The past 12 months in cybersecurity have been a rough ride. In cybersecurity, everything is broken — it's just a matter of finding it — and this year felt like everything broke at once, especially toward the end of the year. But for better or worse, we end the year knowing more than we did before.
Here we look back at the year that's been, and what we learned along the way.
1. Ransomware costs businesses because of downtime, not ransom payments
The scourge of file-encrypting malware continues. Ransomware this year alone forced entire towns offline, blocked paychecks and caused fuel shortages, as entire company networks were held for ransom in exchange for millions of dollars in cryptocurrency payments. The U.S. Treasury estimates that ransomware operators are likely to make more from ransom payments in 2021 than they did during the past decade. But research shows that the businesses face the most losses through lost productivity and the often-arduous task of cleaning up after a ransomware attack — including incident response and legal support.
2. The FTC can order mobile spyware makers to notify their victims
SpyFone became the first-ever spyware maker to be banned in the U.S. following an order from the Federal Trade Commission in September. The FTC accused the "stalkerware" app maker of creating the stealthy malware to allow stalkers and domestic abusers real-time access to data, such as messages and location history, on their victims' phones but without their knowledge. The FTC also ordered SpyFone to delete all of the data it had "illegally" collected and, for the first time, notify those whose phones were hacked by its software.
3. Cybersecurity VC funding doubled in size compared to last year
It was a record-breaking year for cybersecurity VC funding. By August, investors had poured $11.5 billion in total venture funding during the first half of 2021. That's more than double the $4.7 billion spent during the same period a year earlier. The biggest raises include a $543 million Series A for Transmit Security and a $525 million Series D for Lacework. Investors said a boon in cloud computing, security consulting and risk and compliance helped fuel the investments.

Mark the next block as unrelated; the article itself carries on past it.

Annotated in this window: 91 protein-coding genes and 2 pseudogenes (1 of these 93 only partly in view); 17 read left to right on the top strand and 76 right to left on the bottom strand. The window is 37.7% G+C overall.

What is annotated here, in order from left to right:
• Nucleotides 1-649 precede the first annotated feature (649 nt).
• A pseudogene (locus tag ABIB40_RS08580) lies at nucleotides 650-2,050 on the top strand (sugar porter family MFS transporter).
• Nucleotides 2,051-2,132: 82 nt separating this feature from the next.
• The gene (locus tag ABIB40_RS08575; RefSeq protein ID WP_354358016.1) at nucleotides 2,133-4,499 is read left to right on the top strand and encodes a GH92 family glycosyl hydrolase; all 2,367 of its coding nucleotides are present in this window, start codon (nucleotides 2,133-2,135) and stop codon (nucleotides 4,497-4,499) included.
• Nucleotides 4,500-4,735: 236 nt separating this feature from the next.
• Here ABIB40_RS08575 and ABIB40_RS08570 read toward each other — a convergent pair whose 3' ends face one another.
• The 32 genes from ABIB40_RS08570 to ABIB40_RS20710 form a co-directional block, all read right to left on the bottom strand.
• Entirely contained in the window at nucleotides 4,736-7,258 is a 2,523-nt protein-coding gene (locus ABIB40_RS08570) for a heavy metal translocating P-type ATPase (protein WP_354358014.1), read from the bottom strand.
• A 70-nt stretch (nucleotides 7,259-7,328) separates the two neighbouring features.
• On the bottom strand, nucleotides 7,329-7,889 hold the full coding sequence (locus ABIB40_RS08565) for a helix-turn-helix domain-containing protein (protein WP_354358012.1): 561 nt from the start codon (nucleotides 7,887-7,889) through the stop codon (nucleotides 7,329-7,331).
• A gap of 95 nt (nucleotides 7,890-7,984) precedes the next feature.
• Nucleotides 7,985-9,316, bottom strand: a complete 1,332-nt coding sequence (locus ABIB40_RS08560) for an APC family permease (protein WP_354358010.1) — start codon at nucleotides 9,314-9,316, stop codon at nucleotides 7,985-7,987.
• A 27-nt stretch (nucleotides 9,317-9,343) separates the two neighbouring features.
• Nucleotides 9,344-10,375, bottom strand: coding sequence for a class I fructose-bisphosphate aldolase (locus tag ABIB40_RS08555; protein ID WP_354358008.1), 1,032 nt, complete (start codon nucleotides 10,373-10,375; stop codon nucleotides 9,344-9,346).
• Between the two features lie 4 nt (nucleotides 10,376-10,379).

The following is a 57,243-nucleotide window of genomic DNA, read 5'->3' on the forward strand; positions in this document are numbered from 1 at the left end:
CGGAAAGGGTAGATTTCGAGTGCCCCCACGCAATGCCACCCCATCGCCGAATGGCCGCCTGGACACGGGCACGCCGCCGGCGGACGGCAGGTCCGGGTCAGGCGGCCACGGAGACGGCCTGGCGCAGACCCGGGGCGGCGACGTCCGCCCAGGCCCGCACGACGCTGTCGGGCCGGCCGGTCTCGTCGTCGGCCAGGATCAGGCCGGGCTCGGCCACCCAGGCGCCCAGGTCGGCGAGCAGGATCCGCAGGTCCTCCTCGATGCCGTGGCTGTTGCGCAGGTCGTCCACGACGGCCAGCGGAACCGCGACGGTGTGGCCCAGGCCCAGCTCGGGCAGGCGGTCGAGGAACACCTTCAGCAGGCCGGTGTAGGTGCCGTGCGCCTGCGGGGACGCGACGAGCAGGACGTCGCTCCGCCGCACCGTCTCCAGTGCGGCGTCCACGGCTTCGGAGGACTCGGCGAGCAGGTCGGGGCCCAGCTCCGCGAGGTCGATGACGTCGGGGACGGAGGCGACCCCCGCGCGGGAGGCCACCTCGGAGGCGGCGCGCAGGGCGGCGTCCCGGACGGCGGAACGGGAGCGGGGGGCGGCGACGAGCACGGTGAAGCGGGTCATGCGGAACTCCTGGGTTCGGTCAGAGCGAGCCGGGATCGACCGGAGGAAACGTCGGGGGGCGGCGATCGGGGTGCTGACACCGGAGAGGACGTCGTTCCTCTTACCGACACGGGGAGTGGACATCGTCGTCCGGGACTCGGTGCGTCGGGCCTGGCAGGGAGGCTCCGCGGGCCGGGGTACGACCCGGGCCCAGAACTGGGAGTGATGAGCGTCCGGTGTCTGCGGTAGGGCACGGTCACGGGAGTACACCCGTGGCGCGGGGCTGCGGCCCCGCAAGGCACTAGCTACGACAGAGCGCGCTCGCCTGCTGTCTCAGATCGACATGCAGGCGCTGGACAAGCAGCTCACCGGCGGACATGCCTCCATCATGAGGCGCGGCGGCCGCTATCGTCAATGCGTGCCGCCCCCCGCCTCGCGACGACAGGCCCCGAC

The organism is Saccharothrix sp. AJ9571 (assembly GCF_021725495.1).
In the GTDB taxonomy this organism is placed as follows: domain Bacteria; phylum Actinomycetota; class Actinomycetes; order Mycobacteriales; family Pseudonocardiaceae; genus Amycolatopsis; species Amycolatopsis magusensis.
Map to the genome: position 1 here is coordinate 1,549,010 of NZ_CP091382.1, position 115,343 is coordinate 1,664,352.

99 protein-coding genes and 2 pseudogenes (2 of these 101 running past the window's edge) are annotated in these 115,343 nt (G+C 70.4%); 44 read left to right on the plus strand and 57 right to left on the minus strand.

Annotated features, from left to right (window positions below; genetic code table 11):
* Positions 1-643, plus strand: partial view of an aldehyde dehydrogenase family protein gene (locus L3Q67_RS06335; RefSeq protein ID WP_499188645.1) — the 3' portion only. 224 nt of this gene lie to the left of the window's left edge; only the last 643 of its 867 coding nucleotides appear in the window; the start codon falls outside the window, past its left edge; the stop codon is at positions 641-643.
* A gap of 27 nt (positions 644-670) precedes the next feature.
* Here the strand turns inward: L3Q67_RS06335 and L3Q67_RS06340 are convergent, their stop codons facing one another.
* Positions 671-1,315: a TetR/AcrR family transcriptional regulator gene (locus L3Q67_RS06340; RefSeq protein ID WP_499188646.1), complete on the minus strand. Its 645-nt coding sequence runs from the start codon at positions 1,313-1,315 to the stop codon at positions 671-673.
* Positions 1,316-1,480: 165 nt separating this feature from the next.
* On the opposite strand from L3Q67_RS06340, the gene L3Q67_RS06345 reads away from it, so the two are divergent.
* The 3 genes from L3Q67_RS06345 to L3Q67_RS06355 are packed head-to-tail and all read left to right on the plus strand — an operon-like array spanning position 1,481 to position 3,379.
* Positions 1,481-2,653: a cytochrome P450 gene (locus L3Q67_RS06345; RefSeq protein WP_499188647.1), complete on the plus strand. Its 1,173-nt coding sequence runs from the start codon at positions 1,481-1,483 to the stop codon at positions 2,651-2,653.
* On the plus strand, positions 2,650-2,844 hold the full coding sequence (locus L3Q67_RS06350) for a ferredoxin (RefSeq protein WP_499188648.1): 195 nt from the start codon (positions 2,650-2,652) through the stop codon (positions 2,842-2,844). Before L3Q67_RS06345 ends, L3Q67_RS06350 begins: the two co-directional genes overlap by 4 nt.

4. A third of all legal demands for Microsoft user data are served with gag orders
It's no secret that tech companies are some of the biggest holders of user data, and — less surprisingly — a frequent target of government data requests that seek information for criminal investigations. But Microsoft this year warned of the growing trend of the government attaching secrecy orders to search warrants, gagging the company from telling its users when their data is subject to an investigation.
Microsoft said one-third of all legal orders come with secrecy provisions, many of which are "unsupported by any meaningful legal or factual analysis,” according to the company's consumer security chief Tom Burt. Microsoft said secrecy orders were endemic across the entire tech industry.
5. The FBI was allowed to hack into private networks to clean up after a cyberattack
In April, the FBI launched a first-of-its-kind operation to remove backdoors in hundreds of U.S. company email servers left behind by hackers weeks earlier. China was ultimately blamed for the mass exploitation of vulnerabilities in Microsoft's Exchange email software, which the hackers used to attack thousands of company email servers around the U.S. to steal contact lists and mailboxes. The hacks left thousands of servers vulnerable, forcing companies to scramble to fix the flaws, but the patches didn't remove a backdoor left behind, allowing the hackers to return and easily regain access.
A federal court in Texas authorized the operation allowing the FBI to exploit the same vulnerabilities as the hackers to remove the backdoors, fearing they could be further exploited by bad actors. Other countries have carried out similar "hack and patch" operations to take out botnets before, but this is the first known time the FBI effectively cleaned up private networks after a cyberattack.
6. Fraudsters are targeting car insurance sites for unemployment benefit scams
Several car insurance companies were targeted this year for an unlikely, but an increasingly common, scam. Metromile said a bug in its website used for storing insurance quotes was misused to obtain driver license numbers. Then, months later, Geico said it too was targeted and had driver license numbers scraped.
Geico's data breach notice blamed scammers who used the stolen license numbers "to fraudulently apply for unemployment benefits in your name." Turns out that many U.S. states need a driver's license before you can apply for state unemployment benefits — hence why the car insurance companies were targeted.